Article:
Food in Durham is no bull. Asheville and Chapel Hill are hip, Charlotte and Raleigh are all business. But Durham is something else. I spent a day last week trolling Durham, where young food entrepreneurs are skipping the lousy economy and building their own food world.
Exhibit A: Food trucks. They've moved beyond construction sites to become a phenomenon. In New York and L.A., food truck festivals bring out mobs of fans and Twitter posts pop up daily to tell you where to find the latest players. Charlotte has joined in slowly, with just a couple of trucks, including Wingzza and Harvest Moon Grill. But Durham has really grabbed it. The web site Carpe Durham tracks trucks daily on a map, and there are trucks with real personality, such as the Daisy Cakes baker who sells cupcakes on Saturdays from an Airstream trailer.
With only one short day, I set my sights on Only Burger. After starting as a truck, it opened a restaurant, in Hope Valley Square, 3710 Shannon Road. But the truck is the original, and a quick check online showed it would be at Lemond and Gregson streets near downtown at lunch.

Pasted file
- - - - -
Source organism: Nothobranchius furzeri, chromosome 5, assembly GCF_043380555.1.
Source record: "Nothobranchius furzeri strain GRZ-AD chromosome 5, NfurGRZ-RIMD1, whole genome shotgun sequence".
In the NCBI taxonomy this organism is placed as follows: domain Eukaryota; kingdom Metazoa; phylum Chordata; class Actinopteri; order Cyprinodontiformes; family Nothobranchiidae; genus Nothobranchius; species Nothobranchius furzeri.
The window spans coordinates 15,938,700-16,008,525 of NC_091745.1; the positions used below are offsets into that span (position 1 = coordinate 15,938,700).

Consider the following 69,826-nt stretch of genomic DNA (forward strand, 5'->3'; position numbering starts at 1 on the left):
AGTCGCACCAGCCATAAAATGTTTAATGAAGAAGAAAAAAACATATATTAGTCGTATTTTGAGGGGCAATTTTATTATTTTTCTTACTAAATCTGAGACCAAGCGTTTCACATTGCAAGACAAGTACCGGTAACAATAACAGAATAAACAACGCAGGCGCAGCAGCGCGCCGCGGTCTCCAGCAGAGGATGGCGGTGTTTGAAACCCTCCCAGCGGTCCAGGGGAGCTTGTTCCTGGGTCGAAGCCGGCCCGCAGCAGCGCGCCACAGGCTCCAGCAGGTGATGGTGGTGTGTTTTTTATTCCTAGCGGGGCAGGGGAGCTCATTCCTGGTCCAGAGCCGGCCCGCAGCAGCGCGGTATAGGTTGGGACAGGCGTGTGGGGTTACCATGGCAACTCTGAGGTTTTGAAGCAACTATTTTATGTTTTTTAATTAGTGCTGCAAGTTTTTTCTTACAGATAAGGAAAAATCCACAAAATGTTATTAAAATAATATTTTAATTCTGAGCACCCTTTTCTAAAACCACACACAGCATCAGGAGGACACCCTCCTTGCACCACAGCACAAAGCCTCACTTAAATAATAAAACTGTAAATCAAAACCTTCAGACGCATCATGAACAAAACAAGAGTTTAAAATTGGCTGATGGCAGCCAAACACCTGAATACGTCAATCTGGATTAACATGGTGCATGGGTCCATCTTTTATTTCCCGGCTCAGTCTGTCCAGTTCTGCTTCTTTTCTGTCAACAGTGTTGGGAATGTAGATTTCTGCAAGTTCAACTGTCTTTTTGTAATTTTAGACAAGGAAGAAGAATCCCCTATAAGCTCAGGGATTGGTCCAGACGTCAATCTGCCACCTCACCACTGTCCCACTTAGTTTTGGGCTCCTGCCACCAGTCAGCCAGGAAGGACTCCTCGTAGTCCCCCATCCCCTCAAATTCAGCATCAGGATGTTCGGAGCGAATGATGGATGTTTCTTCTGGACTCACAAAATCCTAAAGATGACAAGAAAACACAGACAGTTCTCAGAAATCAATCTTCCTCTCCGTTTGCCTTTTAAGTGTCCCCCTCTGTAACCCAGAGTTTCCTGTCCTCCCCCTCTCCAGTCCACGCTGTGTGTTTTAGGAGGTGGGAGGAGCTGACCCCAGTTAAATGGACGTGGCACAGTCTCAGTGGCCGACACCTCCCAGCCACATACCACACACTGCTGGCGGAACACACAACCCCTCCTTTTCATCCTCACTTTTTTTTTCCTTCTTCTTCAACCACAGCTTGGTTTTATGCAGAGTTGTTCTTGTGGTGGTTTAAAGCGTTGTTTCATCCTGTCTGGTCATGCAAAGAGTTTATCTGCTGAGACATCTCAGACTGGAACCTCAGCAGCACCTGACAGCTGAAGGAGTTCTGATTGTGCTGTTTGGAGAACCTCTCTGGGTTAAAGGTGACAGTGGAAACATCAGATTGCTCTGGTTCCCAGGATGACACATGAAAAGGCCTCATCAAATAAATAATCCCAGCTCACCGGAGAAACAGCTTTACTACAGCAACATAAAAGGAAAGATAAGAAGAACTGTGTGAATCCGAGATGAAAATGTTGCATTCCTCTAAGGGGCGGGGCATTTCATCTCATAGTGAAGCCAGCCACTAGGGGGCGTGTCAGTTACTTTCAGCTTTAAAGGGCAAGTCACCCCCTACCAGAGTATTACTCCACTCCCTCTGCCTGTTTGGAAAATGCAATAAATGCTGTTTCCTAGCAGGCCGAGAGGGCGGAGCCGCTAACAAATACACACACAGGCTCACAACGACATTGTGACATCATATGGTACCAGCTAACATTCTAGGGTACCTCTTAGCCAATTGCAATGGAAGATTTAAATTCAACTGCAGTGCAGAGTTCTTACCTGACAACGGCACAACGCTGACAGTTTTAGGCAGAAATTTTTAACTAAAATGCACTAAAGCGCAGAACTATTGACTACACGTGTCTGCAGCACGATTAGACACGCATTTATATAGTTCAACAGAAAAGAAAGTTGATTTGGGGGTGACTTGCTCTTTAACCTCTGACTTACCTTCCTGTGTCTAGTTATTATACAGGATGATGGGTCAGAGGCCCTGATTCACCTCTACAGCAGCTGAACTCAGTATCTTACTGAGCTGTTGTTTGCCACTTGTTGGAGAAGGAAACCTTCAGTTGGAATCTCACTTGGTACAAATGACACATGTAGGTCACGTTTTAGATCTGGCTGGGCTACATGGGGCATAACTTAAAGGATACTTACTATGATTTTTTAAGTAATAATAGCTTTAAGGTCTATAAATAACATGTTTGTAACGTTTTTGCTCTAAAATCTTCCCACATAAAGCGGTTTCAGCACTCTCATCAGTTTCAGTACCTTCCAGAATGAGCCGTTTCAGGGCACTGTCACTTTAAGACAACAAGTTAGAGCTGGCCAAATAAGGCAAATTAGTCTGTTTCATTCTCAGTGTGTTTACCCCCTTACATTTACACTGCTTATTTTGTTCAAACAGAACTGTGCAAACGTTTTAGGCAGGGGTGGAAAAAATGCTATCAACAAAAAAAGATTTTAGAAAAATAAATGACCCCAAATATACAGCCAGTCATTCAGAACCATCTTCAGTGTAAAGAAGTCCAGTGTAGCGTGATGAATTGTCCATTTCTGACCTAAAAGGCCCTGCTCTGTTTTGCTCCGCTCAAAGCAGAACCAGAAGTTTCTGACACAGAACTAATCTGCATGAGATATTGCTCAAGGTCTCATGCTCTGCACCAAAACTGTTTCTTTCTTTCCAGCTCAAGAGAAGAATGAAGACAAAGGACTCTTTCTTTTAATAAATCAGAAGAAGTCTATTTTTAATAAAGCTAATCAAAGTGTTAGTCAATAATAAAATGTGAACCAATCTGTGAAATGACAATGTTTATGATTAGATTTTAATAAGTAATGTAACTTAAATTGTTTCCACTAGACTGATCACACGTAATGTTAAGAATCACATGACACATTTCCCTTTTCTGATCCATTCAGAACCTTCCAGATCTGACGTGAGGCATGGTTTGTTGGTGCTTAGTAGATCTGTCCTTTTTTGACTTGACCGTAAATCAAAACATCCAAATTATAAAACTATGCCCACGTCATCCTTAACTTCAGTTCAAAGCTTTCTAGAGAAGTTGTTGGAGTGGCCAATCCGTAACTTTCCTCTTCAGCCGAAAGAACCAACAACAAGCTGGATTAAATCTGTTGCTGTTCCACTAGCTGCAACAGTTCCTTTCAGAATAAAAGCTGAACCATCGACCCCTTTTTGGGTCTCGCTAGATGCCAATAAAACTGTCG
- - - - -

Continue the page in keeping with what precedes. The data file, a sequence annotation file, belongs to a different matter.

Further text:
When I pulled up, the truck was hard to miss, with the slogan "Only Burger: When Only the Best Will Do." They were having parking issues, though, so I settled in to wait until the truck was safely stowed in a community center parking lot and the generator had fired up with a roar like a lawn mower.
The truck menu is simple: Hand-cut fries and burgers made from hormone-free beef ground daily at Cliff's Meat Market in Carrboro. While I waited, I talked to Nolan Brodalski, 30. He moved to Durham from Atlanta in search of work and got so hooked on Only Burger, he was eating there two or three times a week. Finally, he got sick of his real job and quit to take a job working on the truck.
"When I first moved here, I never thought there'd be so much food," he said. "I love this town! I'm definitely not leaving."
My bacon cheeseburger was definitely the best one I've gotten from the window of a truck. But the fries were the best: Long and thin with crispy edges, they were served in a brown paper sack. Along with the salt, I was even happier to find flecks of black pepper. Even places with great fries forget the pepper to balance the salt.